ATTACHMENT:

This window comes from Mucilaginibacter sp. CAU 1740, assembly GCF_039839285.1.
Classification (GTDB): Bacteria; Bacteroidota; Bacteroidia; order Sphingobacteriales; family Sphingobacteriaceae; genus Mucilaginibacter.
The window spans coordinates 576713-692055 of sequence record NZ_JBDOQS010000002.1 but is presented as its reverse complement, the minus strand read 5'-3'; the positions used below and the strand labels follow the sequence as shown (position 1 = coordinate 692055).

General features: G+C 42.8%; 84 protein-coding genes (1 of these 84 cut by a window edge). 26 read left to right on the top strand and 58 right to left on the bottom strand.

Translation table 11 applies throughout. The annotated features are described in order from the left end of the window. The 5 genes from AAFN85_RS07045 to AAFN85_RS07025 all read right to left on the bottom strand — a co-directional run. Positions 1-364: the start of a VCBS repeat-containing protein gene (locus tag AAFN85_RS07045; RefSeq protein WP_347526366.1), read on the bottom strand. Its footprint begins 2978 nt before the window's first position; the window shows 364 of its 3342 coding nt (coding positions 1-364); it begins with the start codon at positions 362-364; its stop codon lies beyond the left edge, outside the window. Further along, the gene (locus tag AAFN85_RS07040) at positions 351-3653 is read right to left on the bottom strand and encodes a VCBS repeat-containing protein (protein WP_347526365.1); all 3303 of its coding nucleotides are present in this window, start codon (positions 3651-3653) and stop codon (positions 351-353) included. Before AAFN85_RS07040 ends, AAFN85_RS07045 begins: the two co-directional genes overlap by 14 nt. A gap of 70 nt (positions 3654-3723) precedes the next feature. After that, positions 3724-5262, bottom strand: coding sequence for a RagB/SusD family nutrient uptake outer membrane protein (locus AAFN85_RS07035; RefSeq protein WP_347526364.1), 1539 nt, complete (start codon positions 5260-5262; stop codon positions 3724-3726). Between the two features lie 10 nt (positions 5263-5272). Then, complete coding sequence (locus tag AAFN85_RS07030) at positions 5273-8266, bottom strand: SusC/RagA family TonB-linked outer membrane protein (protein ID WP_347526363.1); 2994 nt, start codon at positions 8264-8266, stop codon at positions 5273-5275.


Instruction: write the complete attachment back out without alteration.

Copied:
This window comes from Mucilaginibacter sp. CAU 1740, assembly GCF_039839285.1.
Classification (GTDB): Bacteria; Bacteroidota; Bacteroidia; order Sphingobacteriales; family Sphingobacteriaceae; genus Mucilaginibacter.
The window spans coordinates 576713-692055 of sequence record NZ_JBDOQS010000002.1 but is presented as its reverse complement, the minus strand read 5'-3'; the positions used below and the strand labels follow the sequence as shown (position 1 = coordinate 692055).

General features: G+C 42.8%; 84 protein-coding genes (1 of these 84 cut by a window edge). 26 read left to right on the top strand and 58 right to left on the bottom strand.

Translation table 11 applies throughout. The annotated features are described in order from the left end of the window. The 5 genes from AAFN85_RS07045 to AAFN85_RS07025 all read right to left on the bottom strand — a co-directional run. Positions 1-364: the start of a VCBS repeat-containing protein gene (locus tag AAFN85_RS07045; RefSeq protein WP_347526366.1), read on the bottom strand. Its footprint begins 2978 nt before the window's first position; the window shows 364 of its 3342 coding nt (coding positions 1-364); it begins with the start codon at positions 362-364; its stop codon lies beyond the left edge, outside the window. Further along, the gene (locus tag AAFN85_RS07040) at positions 351-3653 is read right to left on the bottom strand and encodes a VCBS repeat-containing protein (protein WP_347526365.1); all 3303 of its coding nucleotides are present in this window, start codon (positions 3651-3653) and stop codon (positions 351-353) included. Before AAFN85_RS07040 ends, AAFN85_RS07045 begins: the two co-directional genes overlap by 14 nt. A gap of 70 nt (positions 3654-3723) precedes the next feature. After that, positions 3724-5262, bottom strand: coding sequence for a RagB/SusD family nutrient uptake outer membrane protein (locus AAFN85_RS07035; RefSeq protein WP_347526364.1), 1539 nt, complete (start codon positions 5260-5262; stop codon positions 3724-3726). Between the two features lie 10 nt (positions 5263-5272). Then, complete coding sequence (locus tag AAFN85_RS07030) at positions 5273-8266, bottom strand: SusC/RagA family TonB-linked outer membrane protein (protein ID WP_347526363.1); 2994 nt, start codon at positions 8264-8266, stop codon at positions 5273-5275.